GALLOWAY I was outraged they didn’t nominate Sarah Silverman for I Smile Back. It’s a very tough film — about a woman sliding into addiction, and the effect on her family — but she gives a beautiful performance, and I loved the way there are no villains here, only victims. I would have thought she was a lock for a Gotham nomination, even though it will be hard for her to win over Oscar voters.
FEINBERG I saw it this week, for the second time, at its L.A. premiere, and was even more impressed with her than I was the first time. She’s totally believable every step of the way, to the extent that you forget she’s the same person as the outrageous (and outrageously funny) comedienne. She’s been putting herself out there this month, talking to Glamour about her battle with depression, with you at a Q&A and with me for an upcoming episode of my podcast, and perhaps all the exposure will pay dividends.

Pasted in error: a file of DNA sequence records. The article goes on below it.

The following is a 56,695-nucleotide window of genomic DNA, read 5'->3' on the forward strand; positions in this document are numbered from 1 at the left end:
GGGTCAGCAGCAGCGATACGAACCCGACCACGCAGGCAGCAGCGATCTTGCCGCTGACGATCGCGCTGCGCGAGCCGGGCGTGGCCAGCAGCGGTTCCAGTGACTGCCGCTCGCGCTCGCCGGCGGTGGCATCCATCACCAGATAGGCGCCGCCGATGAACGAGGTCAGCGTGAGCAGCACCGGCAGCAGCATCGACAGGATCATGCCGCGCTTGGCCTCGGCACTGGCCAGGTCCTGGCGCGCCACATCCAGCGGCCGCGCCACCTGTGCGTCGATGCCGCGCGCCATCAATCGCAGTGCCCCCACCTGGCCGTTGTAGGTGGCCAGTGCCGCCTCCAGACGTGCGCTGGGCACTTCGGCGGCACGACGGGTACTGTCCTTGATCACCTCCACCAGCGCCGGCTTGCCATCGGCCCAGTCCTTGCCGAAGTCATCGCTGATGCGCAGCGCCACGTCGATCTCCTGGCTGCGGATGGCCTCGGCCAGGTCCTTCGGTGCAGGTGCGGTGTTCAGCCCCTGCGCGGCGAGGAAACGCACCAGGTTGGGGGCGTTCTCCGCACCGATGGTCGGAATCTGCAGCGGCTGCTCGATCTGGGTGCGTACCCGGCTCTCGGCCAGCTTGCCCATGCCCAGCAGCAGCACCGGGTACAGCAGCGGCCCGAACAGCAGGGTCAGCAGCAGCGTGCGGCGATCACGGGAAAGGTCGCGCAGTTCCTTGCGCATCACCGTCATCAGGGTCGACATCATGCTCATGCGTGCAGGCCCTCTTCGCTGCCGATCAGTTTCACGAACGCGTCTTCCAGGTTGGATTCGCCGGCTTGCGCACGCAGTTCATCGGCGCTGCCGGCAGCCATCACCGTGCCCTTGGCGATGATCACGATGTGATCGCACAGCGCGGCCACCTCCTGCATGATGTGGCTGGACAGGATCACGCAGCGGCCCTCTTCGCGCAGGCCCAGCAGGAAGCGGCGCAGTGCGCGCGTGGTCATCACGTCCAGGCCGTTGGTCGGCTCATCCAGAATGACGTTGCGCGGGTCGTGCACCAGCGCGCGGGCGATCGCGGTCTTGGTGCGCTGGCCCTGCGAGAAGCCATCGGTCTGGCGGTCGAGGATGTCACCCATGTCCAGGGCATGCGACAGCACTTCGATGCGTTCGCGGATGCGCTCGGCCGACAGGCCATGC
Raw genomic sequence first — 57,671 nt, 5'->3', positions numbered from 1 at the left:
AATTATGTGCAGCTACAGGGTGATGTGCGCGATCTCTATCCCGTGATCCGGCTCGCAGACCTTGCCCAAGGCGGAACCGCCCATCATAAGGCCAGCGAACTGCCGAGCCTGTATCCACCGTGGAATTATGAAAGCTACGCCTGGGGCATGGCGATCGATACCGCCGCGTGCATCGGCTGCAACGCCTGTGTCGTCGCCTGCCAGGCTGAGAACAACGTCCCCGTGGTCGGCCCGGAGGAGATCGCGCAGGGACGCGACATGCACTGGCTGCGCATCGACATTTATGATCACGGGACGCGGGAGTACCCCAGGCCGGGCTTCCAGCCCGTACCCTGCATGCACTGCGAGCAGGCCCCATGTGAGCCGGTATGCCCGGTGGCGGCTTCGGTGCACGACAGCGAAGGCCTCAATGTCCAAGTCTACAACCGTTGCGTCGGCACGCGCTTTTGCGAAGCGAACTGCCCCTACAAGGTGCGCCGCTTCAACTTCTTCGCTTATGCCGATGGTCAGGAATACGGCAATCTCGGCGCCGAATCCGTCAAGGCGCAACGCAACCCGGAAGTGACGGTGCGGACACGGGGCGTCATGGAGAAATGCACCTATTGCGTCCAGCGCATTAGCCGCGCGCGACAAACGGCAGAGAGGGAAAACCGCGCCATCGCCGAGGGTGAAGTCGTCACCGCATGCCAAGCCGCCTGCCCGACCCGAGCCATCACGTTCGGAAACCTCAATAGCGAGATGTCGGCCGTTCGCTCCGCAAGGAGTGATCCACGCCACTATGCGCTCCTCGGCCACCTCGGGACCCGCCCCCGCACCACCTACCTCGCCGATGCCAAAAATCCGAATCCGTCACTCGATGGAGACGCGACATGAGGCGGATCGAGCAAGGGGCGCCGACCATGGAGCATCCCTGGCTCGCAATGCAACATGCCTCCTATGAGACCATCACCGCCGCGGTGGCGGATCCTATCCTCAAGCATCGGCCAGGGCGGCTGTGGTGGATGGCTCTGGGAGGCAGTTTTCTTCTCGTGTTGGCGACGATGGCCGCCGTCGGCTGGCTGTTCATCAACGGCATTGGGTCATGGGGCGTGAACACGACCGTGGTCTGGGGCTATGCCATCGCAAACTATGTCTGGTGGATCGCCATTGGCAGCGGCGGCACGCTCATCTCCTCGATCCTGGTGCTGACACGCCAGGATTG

GALLOWAY There was another Gotham snub: Room didn’t get nominated for best feature — which troubles me even more than Silverman. That movie’s looking stronger and stronger, and the fact it did well at the box office last week (when two other indie releases, Truth and Beasts of No Nation, tanked) bodes well for its Oscar chances. What’s sad is: Here we are in late October, and almost all the most anticipated films of the year have already been released. There’s so little to look forward to.
FEINBERG Climb away from the window, Stephen! There’s plenty to come. The Big Short, Concussion and The 33 have started screening for industry audiences. Joy has been test-screening. And then there’s still The Revenant, The Hateful Eight, By the Sea, Creed, In the Heart of the Sea and Star Wars. That’s something to live for.
Sign up for THR news straight to your inbox every day